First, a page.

By Harry Scoffin
Adriatic Land, whose ownership is hidden but which proclaims itself a long-term custodian of apartment buildings, came under scrutiny from BBC Radio 4’s You and Yours programme on June 11.
Listeners heard that leaseholders at Barking Riverside, in east London, have returned to combustible homes at the development.
One year has passed since the east London blaze, which saw 15 fire engines and around 100 firefighters descend upon Samuel Garside House, a newly built six storey block of flats.
The slow pace of remediation has led to Barking fire leaseholders to urge Adriatic Land to leave the site: at a meeting the day before the BBC Radio 4 programme aired, owners demanded that they “forfeit their freehold”.
“Potential dangers have been reported in a risk inspection months before the fire,” said presenter Winifred Robinson.
Leaseholders told reporter Melanie Abbott of their frustration with the freeholder and its appointed managing agent.
They allege that Adriatic Land and Homeground – the management arm of the £2 billion Long Harbour fund – have not expedited removal of all flammable timber wood cladding from the block.
“You can’t actually feel completely safe. The timber is still there, on our side at least,” said one leaseholder.
“I was bit worried, to be fair, with that beautiful weather [on June 9 last year]. I was thinking people were going to do stupid things like having a barbecue or maybe some kids play[ing] with fire. You never know what could happen. I was quite stressed,” said another.
Melanie Abbott asked the leaseholders how they felt when they learnt that a January 2019 fire report had identified unsafe “cladding on the balconies … [and] nothing had happened”.
“We were furious. We’ve got dangerous materials as part of the building. Knowing that the fire assessment tells you to do something and you just ignore it. This is purely outrageous. We had to go to therapy to cope with this,” said an unidentified male leaseholder.
“It could have killed someone. We were so lucky that no one died,” said a female lessee.
Another resident, who gave her name simply as Ruby, said “I don’t feel safe at all”.
She stated that while the freeholder has removed the timber from the front of the building, “I live at the back and I am on the third floor in block C and the cladding’s still there”.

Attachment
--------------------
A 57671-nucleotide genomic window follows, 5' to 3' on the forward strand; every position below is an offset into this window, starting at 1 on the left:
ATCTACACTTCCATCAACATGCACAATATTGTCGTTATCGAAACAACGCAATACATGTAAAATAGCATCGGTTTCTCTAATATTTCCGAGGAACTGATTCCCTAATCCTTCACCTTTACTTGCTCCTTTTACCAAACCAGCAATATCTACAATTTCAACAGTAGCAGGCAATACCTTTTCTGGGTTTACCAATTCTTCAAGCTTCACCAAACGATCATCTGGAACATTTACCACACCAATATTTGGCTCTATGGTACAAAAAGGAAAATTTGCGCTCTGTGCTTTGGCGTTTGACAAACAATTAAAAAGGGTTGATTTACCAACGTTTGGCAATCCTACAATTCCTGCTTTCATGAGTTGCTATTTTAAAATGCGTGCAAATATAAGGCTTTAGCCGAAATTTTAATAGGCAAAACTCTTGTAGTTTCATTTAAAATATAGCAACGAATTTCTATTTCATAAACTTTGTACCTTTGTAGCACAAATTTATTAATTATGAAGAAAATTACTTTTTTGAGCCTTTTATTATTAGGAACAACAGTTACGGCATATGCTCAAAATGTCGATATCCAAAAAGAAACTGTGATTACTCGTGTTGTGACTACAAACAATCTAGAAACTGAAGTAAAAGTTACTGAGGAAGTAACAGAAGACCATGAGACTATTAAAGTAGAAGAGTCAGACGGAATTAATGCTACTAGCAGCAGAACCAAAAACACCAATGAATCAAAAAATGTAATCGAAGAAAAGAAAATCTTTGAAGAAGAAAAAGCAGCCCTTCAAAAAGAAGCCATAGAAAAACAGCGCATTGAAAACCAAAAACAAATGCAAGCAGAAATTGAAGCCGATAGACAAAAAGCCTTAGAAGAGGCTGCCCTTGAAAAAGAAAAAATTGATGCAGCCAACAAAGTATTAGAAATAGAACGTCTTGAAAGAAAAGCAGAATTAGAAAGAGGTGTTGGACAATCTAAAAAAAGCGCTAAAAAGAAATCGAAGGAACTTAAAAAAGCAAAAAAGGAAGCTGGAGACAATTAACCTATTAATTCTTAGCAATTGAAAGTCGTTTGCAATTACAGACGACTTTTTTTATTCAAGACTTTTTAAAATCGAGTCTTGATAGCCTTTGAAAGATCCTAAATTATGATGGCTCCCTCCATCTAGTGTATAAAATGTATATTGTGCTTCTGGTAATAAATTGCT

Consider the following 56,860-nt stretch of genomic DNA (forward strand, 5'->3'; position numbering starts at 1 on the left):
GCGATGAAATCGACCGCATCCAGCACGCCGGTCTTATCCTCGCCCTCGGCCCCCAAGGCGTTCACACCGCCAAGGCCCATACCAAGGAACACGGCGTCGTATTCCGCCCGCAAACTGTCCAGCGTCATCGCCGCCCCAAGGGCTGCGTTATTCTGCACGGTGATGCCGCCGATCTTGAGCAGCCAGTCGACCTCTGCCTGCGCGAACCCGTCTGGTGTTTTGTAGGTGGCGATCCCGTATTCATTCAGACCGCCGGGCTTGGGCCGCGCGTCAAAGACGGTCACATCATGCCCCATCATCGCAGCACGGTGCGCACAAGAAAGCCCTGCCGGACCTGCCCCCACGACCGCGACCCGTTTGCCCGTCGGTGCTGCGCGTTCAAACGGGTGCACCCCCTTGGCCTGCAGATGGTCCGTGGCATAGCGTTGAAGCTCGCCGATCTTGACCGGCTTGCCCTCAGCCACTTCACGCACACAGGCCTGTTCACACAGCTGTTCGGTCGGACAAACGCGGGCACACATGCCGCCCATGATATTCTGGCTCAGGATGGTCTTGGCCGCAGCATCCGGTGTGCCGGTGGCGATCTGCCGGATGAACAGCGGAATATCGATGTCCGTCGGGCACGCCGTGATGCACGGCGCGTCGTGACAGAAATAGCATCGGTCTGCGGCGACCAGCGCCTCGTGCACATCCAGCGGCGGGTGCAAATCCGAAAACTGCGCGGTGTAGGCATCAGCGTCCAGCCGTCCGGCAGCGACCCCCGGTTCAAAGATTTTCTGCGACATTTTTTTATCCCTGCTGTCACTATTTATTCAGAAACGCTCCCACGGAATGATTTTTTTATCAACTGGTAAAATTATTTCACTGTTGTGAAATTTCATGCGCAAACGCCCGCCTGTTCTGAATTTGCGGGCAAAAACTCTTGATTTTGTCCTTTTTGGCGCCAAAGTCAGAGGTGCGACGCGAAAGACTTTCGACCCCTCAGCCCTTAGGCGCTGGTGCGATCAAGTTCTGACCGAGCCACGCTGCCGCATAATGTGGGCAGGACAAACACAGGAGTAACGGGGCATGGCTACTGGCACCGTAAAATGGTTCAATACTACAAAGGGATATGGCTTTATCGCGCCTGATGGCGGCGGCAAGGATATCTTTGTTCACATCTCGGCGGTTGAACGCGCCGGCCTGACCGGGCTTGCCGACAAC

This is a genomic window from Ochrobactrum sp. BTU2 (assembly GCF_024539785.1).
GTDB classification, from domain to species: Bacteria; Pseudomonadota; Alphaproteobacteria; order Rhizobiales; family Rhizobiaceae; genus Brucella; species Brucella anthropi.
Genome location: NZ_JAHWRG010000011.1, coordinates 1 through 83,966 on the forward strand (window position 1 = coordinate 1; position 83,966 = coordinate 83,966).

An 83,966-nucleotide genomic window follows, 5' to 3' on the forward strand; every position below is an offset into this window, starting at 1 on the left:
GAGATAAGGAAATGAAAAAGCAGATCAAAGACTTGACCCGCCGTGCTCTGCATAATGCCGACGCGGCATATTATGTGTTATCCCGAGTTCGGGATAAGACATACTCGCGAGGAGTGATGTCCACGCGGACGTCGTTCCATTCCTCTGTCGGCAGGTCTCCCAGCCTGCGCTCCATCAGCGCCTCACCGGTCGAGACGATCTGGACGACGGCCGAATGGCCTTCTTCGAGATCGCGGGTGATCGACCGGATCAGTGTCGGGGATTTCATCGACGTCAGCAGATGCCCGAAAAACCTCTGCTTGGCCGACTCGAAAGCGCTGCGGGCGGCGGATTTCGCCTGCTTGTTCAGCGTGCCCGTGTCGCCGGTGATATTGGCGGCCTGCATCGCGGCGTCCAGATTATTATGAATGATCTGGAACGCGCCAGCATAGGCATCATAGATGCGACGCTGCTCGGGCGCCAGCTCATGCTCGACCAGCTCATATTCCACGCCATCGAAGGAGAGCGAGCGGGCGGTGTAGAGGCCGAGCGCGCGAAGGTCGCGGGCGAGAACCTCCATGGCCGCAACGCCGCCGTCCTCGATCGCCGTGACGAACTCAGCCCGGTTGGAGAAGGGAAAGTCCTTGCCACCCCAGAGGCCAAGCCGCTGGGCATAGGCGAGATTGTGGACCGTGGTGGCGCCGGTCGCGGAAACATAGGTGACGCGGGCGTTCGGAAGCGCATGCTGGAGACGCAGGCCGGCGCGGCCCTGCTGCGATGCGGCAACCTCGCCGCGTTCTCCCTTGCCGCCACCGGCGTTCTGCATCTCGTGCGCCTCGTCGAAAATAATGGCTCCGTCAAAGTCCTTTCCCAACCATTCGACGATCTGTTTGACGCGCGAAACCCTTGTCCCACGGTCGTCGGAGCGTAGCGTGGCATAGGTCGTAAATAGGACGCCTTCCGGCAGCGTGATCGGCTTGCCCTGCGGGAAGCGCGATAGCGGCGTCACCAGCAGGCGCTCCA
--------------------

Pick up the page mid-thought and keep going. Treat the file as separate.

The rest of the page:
Ruby has not yet returned to her apartment, but said “I am so scared of actually going back because I feel I would be living in a matchbox”.
She added that the “timber acts like an accelerant” in a fire.
In a statement to the programme, managing agent Homeground, which works on behalf of the freeholder, claimed that “the delays are partly because residents wanted specifications, including colours, changed and partly due to lockdown”.
The statement continued:
“Our focus has been on ensuring the remaining works are completed and the rest of the residents can move home safely. All the displaced residents have been protected from any cost resulting from the fire, including temporary accommodation, and we are working to expedite the works.”
The programme also heard from ARMA’s chief executive Nigel Glen, who spoke of a nationwide shortage in fire experts, an issue he said was being compounded by a lack of shortage of professional indemnity insurance allowing professionals to carry out the inspections, which has provided “a bottleneck”.
He added that cladding problems are likely to continue for another “five, maybe 10” years, although “it is not very nice to say that to people”.
Asked about leaseholders unable to sell or remortgage their flats, Dr Glen said he had gone through the UK Action Cladding Group (UKCAG) report on the mental health impact of the post-Grenfell building safety crisis, which was “harrowing reading”.
He urged people to read it.
Communities Secretary Robert Jenrick declined to appear on the programme, suggested presenter Winifred Robinson. She said they hope he will come on You and Yours in the future.
Instead, MHCLG sent a statement saying they recognise residents’ concerns, adding that they will be bringing forward Building Safety Bill, incorporating Dame Judith Hackitt’s recommendations, which will amount to “the biggest change to building safety in a generation.”
Ms Robinson said wryly: “Well, I’m sure we’ll be reporting on that.”